If we were to buy into that discriminatory statement it would immediately dismiss most, if not all, of the sound, biological research conducted by some of the nation’s top whitetail researchers such as, Dr. Deer, James Kroll, Karl Miller, Aaron Moen, Valerius Geist, Harry Jacobson, Larry Marchington, Mickey Hellickson, and John Ozoga, just to name a few. In fact, much of Ozoga’s studies on the whitetail deer came as a result of his 30-year career working at Michigan’s Cusino Wildlife Research Station where, according to former D&DH editor, Pat Durkin, “Despite more than 30 years of working with hundreds of individual deer, John is ever the scientist. Never does he let himself fall victim to naming deer or referring to them by anything other than an ID number. These are wild animals after all, (behind a fence) and his respect for them runs so deep that he refuses to domesticate them in any way.”

And then there is this recent admission from Dr. Steve Demarais, research biologist from Mississippi State University Deer Lab, “We have conducted a series of studies designed to reveal the degree of truth behind these long-held assumptions about breeding. It is almost impossible to intensively study behavior in a free-ranging population of white-tailed deer, not to mention the fact we can’t determine which bucks sire fawns, if any, through visual observation alone.”


I will let you be the judge as to who has the greatest credibility, the nations top deer researchers or a guy trying make a name for himself at the expense of others. And just so you will know, there is no one attempting to convince any hunter, myself included, about the rutting behavior pattern of whitetails as it relates to the moon. It’s merely helpful information based on years of research brought forth in print for the benefit of all deer hunters – period. “Interestingly,” according to Wayne Laroch, “the only way to disprove this theory is to witness behavior that contradicts it, such as seeing most does bred within seven days of a first quarter moon. Failure to observe predicted behavior, however, proves nothing, as it might be caused by unrelated factors, such as poor visibility, bad weather or low deer numbers.”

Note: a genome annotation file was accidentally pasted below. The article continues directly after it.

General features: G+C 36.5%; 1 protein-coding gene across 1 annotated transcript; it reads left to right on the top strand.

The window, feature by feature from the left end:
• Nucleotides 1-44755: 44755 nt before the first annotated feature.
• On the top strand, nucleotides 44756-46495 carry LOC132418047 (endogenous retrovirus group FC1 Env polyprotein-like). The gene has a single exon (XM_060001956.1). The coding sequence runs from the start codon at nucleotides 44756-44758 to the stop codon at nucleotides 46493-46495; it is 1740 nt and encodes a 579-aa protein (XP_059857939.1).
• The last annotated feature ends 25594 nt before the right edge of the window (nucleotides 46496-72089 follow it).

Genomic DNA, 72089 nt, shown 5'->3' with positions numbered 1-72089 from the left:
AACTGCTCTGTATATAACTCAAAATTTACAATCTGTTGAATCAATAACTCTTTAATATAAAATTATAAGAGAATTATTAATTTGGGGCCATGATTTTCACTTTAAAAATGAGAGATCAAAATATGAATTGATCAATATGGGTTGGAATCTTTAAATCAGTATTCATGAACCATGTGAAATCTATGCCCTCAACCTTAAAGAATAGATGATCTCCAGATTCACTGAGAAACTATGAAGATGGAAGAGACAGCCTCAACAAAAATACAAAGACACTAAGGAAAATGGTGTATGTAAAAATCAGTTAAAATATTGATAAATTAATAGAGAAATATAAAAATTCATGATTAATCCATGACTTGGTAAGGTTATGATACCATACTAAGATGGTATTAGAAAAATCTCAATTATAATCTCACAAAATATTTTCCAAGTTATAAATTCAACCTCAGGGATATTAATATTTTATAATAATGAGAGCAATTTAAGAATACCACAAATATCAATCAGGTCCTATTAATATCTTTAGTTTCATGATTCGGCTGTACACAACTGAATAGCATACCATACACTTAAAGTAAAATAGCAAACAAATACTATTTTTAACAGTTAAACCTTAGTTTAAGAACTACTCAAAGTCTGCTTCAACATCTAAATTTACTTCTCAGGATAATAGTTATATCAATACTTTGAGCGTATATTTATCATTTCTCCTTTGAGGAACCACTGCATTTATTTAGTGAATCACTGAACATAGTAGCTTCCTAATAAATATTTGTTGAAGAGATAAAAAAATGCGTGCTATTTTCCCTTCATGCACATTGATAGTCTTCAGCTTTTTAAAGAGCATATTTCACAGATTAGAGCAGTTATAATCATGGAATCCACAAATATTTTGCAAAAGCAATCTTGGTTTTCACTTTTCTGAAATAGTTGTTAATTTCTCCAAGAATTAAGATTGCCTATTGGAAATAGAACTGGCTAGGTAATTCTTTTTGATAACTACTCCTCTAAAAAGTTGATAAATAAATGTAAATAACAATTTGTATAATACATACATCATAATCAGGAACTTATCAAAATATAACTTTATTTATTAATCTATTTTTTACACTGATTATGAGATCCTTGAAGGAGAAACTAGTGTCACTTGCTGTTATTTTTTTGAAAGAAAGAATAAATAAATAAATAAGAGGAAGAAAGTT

2011 Rut


This year’s annual rut was what is referred to as a ‘traditional rut,’ and it played out as predicted. My evaluation comes from both eight weeks of personal observations conducted in two States and one Canadian Province, data from Charlie Alsheimer and a few other trusted individuals that kept detailed activity logs. Here’s the run down:


Prior to November 5th , whitetails were behaving normally; feeding, bedding and making a few scrapes within normal travel patterns. Around the 5th, bucks began to march, specifically younger males. By November 10th, the full moon, buck activity escalated with bucks beginning to relentlessly chase does, forcing the females into thick brush and diminished activity. I witnessed the first breeding activity on November 14th and from that point forward until November 26th, bucks were either in the company of a doe, following a doe or in search of a doe. All rut activity came to an abrupt halt beginning on November 27th. The only alteration to this year’s annual breeding cycle was unseasonably warm temperatures, which shifted what would have otherwise been great daytime activity to primarily a nighttime occurrence other than the first and last hour of the day.


Experience has always been my best teacher. That wisdom has come in various forms: firsthand observations, trial and error, trustworthy instructors, mentors and most importantly, the whitetail deer itself. I am neither a biologist nor a scientist.  There is no PhD following my name, yet through my intense involvement with the deer, my thirst for knowledge and accurate reliable data gathered personally and by close associates, I’m convinced the moon indeed holds the key to unlocking the mystery of the whitetail’s breeding timetable.

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Posted in: Whitetail Deer